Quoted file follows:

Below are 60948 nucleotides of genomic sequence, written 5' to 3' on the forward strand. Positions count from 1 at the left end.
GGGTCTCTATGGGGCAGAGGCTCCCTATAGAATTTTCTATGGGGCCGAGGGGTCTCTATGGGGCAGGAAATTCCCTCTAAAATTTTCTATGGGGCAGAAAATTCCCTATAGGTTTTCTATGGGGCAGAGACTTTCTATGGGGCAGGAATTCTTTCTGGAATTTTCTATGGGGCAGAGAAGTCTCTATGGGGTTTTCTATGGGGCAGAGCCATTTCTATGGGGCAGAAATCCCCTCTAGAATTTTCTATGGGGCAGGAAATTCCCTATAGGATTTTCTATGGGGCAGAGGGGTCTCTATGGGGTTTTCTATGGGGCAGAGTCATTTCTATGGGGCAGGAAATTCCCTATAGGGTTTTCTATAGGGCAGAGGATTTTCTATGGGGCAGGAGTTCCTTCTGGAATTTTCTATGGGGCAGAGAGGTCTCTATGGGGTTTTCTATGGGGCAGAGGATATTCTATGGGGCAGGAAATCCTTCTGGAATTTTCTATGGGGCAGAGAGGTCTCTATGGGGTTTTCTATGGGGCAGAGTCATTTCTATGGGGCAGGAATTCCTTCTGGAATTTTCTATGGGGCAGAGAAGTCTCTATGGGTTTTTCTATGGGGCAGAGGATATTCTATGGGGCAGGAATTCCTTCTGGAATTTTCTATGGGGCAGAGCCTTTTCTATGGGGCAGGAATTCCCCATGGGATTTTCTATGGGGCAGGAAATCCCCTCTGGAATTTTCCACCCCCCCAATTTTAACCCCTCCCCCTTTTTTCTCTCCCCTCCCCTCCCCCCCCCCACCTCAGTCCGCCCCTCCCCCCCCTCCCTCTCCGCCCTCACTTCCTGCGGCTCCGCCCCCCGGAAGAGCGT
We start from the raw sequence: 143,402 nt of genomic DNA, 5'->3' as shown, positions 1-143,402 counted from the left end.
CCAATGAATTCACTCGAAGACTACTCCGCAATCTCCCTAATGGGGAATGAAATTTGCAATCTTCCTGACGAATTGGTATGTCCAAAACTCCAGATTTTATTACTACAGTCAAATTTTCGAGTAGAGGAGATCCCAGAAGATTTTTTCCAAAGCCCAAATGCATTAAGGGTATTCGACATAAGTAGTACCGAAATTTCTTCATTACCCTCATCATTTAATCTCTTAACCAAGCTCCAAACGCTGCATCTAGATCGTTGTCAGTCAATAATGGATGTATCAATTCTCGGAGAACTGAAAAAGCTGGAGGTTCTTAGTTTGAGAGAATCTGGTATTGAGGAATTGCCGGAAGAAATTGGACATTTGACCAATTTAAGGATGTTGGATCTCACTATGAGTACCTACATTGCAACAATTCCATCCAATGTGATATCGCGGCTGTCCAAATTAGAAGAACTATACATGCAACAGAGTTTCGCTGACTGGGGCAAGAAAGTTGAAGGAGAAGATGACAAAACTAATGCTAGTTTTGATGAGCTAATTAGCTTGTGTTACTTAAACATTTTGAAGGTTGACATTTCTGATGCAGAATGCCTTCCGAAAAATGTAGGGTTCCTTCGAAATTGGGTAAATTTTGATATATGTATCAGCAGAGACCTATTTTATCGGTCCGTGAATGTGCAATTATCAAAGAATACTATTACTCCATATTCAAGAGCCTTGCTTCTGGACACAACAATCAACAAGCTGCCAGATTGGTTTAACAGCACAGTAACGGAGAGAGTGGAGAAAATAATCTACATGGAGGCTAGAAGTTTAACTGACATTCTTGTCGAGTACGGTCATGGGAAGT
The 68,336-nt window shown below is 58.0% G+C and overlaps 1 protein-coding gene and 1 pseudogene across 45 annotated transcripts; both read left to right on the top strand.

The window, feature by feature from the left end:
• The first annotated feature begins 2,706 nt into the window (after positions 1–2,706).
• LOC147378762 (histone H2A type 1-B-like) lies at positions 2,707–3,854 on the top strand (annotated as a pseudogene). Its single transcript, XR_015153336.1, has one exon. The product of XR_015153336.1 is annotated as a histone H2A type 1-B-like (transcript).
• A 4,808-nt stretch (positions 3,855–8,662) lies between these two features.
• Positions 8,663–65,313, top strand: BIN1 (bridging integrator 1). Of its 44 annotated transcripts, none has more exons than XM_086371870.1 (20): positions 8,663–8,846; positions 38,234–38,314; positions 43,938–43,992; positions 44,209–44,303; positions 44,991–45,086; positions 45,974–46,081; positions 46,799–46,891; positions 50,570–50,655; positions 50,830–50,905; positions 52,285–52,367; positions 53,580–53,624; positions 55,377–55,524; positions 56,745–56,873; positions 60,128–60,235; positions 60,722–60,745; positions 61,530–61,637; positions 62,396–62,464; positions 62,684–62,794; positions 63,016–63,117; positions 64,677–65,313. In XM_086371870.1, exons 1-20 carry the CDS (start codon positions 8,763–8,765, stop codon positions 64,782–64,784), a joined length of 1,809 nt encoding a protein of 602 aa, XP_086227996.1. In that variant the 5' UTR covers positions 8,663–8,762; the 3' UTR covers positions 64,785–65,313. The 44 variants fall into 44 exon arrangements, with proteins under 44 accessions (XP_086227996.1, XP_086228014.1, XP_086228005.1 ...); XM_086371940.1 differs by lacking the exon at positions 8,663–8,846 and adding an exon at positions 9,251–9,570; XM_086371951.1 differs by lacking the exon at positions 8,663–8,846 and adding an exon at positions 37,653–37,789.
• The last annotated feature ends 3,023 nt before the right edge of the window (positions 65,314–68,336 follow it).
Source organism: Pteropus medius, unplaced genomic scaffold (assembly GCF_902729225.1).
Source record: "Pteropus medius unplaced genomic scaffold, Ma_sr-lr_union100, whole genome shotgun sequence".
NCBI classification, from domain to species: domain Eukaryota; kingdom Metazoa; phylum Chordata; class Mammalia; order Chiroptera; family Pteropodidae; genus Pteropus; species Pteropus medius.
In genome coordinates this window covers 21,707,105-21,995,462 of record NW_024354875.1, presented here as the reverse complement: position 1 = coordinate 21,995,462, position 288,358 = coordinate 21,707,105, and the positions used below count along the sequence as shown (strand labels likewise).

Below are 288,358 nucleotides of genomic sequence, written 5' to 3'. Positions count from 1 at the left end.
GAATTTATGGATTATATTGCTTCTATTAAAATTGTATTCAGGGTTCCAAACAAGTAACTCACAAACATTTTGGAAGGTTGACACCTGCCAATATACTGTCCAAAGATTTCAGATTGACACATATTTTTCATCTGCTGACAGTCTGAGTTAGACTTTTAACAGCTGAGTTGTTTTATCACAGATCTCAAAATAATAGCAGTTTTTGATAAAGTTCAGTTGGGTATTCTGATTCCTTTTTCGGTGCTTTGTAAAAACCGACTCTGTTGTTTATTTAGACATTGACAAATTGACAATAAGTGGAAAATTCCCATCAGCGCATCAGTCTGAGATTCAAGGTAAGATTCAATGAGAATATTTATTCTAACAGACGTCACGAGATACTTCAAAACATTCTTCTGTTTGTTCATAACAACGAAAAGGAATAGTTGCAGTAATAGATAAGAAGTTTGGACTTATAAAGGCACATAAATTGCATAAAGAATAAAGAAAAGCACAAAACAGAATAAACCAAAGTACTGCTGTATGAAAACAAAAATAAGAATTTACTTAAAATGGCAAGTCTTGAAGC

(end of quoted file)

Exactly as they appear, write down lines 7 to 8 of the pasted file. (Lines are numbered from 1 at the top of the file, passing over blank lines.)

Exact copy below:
• The first annotated feature begins 2,706 nt into the window (after positions 1–2,706).
• LOC147378762 (histone H2A type 1-B-like) lies at positions 2,707–3,854 on the top strand (annotated as a pseudogene). Its single transcript, XR_015153336.1, has one exon. The product of XR_015153336.1 is annotated as a histone H2A type 1-B-like (transcript).